Notes

* Store leftover frosting in the refrigerator for about a week before it starts seeming a little weird.
* The frosting will do fine at room temp for a day or two when it’s on a cake that can’t be refrigerated.
* You should be able to frost at least 12 cupcakes, a 9×13 cake, or, if you stretch it, a whole 2-layer cake, especially if the center layer is nut butter or something else.
* The original recipe called for 3/4 c. melted coconut oil instead of the coconut cream, in case you don’t have any on hand. I have a feeling that version was quite runny to begin with.

 

First Communion gluten-free cake

Frosting Tip

Maybe everyone in the world knows this one, but if you’re frosting a cake on a pretty plate or stand, put parchment or waxed paper underneath all the edges, and then you don’t have to be super careful at the bottom:

Tip for mess-free frosting

Just slide it right out when you’re finished frosting (and maybe lick it before tossing it, if you’re that kind of person). Winking smile

Other cakes we love:

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Just a little sidenote: If you use Google Reader to keep up with your favorite blogs, it’s going to disappear sometime in June, I believe. I hate to lose you, but I also don’t know enough to make a whole post on how to switch to other readers (nor do I think you deserve a whole post to be dedicated to that kind of thing when there’s frosting to be shared, hello!?).

Tsh at Simple Mom did a great job explaining how to switch to Feedly, so I’ll just let her tell you all about it.

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22 Comments so far ↓

  • Lisa @ A Little Slice of Life

    So what does the frosting taste like? Is it vanilla?

    [Reply to this comment]

    Katie Kimball @ Kitchen Stewardship Reply:

    Yes? Mostly…it’s hard to describe. The consistency is a little like an almond butter, but creamier, and yes, overall, vanilla. Probably tastes like dates too…I’m so bad at describing stuff like that! ;) Katie

    [Reply to this comment]

  • Stephanie M

    I should have guessed cashew cream! Awesome! Maybe I’ll add some cocoa and put it on those black bean brownies…

    [Reply to this comment]

  • Mandy P

    Is there something that be substituted for cashews? My daughter is allergic:(

    [Reply to this comment]

    Katie Kimball @ Kitchen Stewardship Reply:

    Mandy,
    I wish I knew more about dairy-free recipes – cashews are often a sub for dairy in creamy things, but I don’t know that I’ve seen subs for the cashews…it would have to be a soft nut that got creamy…I wonder if the original authors at http://nourishingmeals.com/ would know? Maybe ask on their Facebook page? Sorry I’m no help!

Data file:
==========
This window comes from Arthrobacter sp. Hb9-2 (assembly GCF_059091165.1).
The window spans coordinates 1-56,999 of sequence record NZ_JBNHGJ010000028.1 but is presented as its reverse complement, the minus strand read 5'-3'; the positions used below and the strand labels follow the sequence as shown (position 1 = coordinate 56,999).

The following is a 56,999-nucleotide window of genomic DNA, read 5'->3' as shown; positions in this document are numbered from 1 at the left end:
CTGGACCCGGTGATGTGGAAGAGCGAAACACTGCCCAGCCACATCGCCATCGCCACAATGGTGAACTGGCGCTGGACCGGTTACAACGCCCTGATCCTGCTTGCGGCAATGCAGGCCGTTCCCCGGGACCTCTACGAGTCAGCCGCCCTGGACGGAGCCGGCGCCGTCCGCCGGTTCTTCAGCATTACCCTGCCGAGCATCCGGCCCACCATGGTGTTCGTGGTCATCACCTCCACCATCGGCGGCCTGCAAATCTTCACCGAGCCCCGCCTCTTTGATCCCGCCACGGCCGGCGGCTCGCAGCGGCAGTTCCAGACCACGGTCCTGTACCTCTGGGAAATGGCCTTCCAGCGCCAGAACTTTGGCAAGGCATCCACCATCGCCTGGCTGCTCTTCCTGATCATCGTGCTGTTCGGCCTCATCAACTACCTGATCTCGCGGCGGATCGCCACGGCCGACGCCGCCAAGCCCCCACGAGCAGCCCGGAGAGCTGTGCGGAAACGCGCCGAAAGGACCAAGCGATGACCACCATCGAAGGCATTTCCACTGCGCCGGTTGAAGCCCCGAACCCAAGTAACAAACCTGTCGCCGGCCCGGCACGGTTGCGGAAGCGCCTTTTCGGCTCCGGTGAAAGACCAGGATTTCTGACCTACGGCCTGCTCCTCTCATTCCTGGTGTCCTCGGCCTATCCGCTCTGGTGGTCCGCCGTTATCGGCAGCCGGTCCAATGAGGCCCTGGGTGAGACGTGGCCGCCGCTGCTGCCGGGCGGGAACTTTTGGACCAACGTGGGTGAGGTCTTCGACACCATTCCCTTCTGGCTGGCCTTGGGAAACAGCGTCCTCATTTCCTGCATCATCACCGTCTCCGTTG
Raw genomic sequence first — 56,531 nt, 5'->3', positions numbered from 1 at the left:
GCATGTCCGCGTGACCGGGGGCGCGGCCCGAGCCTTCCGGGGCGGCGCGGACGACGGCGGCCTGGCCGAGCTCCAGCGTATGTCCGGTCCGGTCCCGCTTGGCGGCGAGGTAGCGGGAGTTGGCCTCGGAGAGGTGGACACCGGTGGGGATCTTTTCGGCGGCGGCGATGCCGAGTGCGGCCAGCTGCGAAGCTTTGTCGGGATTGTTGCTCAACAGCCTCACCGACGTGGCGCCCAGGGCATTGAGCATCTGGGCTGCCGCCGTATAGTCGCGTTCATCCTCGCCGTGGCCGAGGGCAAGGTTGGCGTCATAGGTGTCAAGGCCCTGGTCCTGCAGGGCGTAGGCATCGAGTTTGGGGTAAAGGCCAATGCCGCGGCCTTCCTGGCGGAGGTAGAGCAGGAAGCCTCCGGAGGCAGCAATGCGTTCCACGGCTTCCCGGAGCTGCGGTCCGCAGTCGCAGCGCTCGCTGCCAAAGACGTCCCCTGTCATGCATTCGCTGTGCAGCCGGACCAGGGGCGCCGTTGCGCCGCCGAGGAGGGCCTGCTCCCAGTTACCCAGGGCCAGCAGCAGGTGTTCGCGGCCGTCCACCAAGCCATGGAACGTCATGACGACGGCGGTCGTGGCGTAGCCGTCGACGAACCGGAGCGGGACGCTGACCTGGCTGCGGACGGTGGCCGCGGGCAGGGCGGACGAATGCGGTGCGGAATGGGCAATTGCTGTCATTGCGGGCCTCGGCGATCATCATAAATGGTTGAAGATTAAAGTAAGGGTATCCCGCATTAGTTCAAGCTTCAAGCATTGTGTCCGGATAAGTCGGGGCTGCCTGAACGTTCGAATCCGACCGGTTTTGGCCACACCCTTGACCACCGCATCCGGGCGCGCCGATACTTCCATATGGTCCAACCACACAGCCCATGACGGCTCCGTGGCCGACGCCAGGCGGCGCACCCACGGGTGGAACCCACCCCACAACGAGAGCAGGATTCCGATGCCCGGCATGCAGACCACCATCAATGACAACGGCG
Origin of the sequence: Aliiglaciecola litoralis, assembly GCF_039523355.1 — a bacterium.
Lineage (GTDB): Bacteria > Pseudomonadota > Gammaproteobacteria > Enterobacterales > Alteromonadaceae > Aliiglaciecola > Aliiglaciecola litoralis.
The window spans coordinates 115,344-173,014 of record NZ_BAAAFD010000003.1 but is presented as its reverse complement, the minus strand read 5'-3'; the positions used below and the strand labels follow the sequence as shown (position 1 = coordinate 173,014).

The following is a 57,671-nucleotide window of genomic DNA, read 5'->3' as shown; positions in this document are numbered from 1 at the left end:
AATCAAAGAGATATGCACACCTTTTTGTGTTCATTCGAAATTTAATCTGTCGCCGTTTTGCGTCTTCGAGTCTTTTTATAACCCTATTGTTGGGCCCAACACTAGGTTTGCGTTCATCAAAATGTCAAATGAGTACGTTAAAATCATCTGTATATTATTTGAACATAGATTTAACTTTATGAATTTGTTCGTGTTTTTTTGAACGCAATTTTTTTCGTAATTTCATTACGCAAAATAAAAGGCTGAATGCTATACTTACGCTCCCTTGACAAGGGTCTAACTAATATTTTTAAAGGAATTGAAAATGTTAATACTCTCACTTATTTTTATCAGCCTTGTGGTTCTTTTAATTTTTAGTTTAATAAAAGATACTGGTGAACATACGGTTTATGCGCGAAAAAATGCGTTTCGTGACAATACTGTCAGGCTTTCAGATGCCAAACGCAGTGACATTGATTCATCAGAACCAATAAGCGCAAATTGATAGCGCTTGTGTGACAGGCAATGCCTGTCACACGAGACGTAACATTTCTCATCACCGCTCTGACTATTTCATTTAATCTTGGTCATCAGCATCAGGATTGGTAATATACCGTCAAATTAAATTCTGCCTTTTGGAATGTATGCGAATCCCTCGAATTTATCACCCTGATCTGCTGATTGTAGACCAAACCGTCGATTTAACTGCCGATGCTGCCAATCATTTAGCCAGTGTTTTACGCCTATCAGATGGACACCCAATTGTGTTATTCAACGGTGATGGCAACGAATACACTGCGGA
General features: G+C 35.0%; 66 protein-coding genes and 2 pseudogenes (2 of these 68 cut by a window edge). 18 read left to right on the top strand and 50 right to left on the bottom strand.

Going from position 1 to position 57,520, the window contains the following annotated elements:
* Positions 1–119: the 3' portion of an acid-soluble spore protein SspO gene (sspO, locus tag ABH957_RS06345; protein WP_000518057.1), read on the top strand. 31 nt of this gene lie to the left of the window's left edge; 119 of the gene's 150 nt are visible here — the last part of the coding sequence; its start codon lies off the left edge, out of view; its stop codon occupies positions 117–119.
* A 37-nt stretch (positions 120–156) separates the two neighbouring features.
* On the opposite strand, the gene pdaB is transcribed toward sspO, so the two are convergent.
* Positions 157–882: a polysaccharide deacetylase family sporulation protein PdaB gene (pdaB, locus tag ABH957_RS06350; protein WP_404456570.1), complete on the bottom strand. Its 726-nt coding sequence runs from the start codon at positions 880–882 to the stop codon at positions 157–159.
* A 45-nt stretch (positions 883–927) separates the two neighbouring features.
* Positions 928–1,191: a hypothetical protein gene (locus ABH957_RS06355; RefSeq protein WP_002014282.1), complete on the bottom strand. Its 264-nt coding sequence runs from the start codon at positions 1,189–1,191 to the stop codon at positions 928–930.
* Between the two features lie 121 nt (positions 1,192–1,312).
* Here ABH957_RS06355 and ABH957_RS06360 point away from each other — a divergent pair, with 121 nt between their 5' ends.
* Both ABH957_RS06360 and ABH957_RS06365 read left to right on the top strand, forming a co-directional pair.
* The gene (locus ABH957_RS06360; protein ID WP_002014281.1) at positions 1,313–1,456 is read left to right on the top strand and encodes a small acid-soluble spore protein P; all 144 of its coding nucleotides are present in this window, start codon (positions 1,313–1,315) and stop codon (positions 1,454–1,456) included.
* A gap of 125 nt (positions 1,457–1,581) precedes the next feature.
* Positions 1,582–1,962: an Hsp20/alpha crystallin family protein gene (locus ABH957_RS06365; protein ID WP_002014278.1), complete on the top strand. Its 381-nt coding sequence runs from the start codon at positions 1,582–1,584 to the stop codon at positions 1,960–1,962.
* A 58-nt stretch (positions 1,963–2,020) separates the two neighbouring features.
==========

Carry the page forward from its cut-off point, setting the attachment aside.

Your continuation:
Although, here’s one we’ve liked in the past that uses coconut cream – http://gnowfglins.com/2009/11/16/basic-vanilla-frosting/ so you have something to work with! :) Katie

    [Reply to this comment]

    Mandy P Reply:

    Thanks:) I’ll take a look at that one.

    [Reply to this comment]

  • casey

    Off topic but i figured you’d see it faster if i put this in a comment rather than email. I don’t know if you’re familiar with woot.com, but it is a ‘deals’ site. Today on the kids woot, they have
    Plum Organics snacks for 38% off – $31,99 instead of $40.00. I don’t know anything about that brand so I’m not sure if they are good or not but I figured someone on here might be interested.

    http://kids.woot.com/#

    [Reply to this comment]

  • Bekki

    Aw, dang! I was so looking forward to this one, but I’m allergic to coconut.
    I’m interested in the Nourishing Meals cookbook… how heavily do they rely on coconut flour and other coconut stuff? The oil is fine for me, but not the flour, flakes, cream, milk, etc.

    [Reply to this comment]

    Katie Kimball @ Kitchen Stewardship Reply:

    Bekki,
    If you are okay with the oil, you’re in the clear – at the bottom of the notes, I say what the original was, which was all coconut oil. Nourishing Meals doesn’t use a ton of coconut flour, no…I’d say you’d be able to make most of the recipes as written and maybe have to adapt some others, but they really use a lot of other gf flours in baking. :) Katie

    [Reply to this comment]